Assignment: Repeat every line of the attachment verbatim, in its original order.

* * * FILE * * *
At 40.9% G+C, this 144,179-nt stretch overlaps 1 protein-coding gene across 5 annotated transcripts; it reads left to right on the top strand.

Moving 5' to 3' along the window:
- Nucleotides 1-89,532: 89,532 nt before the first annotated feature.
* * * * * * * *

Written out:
At 40.9% G+C, this 144,179-nt stretch overlaps 1 protein-coding gene across 5 annotated transcripts; it reads left to right on the top strand.

Moving 5' to 3' along the window:
- Nucleotides 1-89,532: 89,532 nt before the first annotated feature.